To the editor: In case you are not aware, staff members at Stanford and UCLA have also been accused of wrongdoing in connection with the college admissions scandal. It’s not just USC, and USC isn’t at the epicenter of the scandal.
I am a USC staff member who works for the Viterbi School of Engineering. The majority of the students I interact with daily are community college transfer students, veterans, women, minorities and first-generation college students. Maybe it’s because I work for the school of engineering, but I’ve never even seen any of the students from wealthy and famous parents on campus.
Additionally, my son is a USC graduate and the recipient of a very generous merit scholarship and grants. He was admitted when we lived out of state. And no, I’m not a one-percenter, although I wouldn’t have paid bribes to get my son admitted if I was.
My son worked hard to earn his scholarship and admission so he could graduate with zero student debt.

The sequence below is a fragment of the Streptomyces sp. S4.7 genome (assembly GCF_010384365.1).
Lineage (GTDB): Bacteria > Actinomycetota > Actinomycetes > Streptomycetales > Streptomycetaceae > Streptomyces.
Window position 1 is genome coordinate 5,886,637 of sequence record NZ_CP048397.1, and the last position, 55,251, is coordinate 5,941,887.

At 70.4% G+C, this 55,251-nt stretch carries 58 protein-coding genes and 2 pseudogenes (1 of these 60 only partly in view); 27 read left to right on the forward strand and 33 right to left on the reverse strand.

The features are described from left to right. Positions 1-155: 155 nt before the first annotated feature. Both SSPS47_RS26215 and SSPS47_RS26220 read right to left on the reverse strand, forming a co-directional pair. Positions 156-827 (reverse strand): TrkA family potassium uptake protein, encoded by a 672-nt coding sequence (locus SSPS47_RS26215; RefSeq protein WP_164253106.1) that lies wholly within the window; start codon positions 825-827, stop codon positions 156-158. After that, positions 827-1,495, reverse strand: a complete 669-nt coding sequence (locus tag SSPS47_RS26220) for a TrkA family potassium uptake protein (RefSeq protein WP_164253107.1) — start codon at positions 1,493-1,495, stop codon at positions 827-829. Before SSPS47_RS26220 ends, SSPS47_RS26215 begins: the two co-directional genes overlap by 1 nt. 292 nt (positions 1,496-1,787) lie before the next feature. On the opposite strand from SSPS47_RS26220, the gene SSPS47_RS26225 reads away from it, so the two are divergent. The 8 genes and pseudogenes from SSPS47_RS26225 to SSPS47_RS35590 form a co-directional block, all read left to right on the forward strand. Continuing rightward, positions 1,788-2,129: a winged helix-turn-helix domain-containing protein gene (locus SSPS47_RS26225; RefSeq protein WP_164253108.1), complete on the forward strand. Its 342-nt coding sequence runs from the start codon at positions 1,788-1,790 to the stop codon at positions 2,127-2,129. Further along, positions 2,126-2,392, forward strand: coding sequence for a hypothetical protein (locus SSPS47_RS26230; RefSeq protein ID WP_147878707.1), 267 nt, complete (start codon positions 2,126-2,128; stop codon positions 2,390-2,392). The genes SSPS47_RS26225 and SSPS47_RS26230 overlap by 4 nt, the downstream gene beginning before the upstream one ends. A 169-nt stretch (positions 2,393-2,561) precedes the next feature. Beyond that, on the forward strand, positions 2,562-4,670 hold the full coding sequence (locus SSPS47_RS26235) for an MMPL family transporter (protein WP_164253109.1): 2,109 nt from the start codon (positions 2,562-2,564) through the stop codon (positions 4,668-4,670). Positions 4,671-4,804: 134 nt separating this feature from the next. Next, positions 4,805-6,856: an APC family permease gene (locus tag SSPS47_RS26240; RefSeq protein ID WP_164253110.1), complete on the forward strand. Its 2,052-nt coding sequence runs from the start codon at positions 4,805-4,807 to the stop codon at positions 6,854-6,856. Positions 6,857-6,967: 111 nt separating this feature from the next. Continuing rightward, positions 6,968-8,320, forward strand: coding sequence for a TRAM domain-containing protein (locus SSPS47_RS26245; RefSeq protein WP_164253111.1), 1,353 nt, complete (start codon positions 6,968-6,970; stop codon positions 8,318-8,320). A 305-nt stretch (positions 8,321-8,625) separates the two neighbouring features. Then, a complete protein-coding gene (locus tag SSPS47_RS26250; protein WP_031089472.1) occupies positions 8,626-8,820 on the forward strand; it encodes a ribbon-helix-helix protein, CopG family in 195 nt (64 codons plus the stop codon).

Dan Cordova, Los Angeles
To the editor: During a half-century at USC and now in retirement, I’ve witnessed steady scholarly development, thanks to the faculty and generations of talented students. It is maddening when our credibility is undermined by one mortifying episode after another.
The rot is clearly deeper than we on the faculty or anyone in the administration has ever been willing to acknowledge. The fraudulent admissions scheme could only flourish in a negligent environment.
Firing the visible “perps” is a start, but how far up the chain of command did knowledge of the scheme go? And what will happen to the fraudulently admitted students? Some argue that they are clueless victims of parental overattention, but I would not assume that they will progress like real students, for example, by attending their own classes, taking their own tests, doing their own homework and so on.
As one of them has said, if things get rough academically, she will just talk to “my deans” and sort it out. Does she know more than we do?
Jon Miller, Altadena
To the editor: When I headed up university communications at USC in the late 1970s, our goal was to some day be mentioned in the same sentence with Stanford and Yale. It’s interesting how things work out sometimes.
Vance Peterson, Altadena
To the editor: As I read all the articles about the admissions scandal involving USC and other schools, I am reminded again of a line from an old Bob Dylan song: “Money doesn’t talk, it swears.”
Michael Barclay, Glendale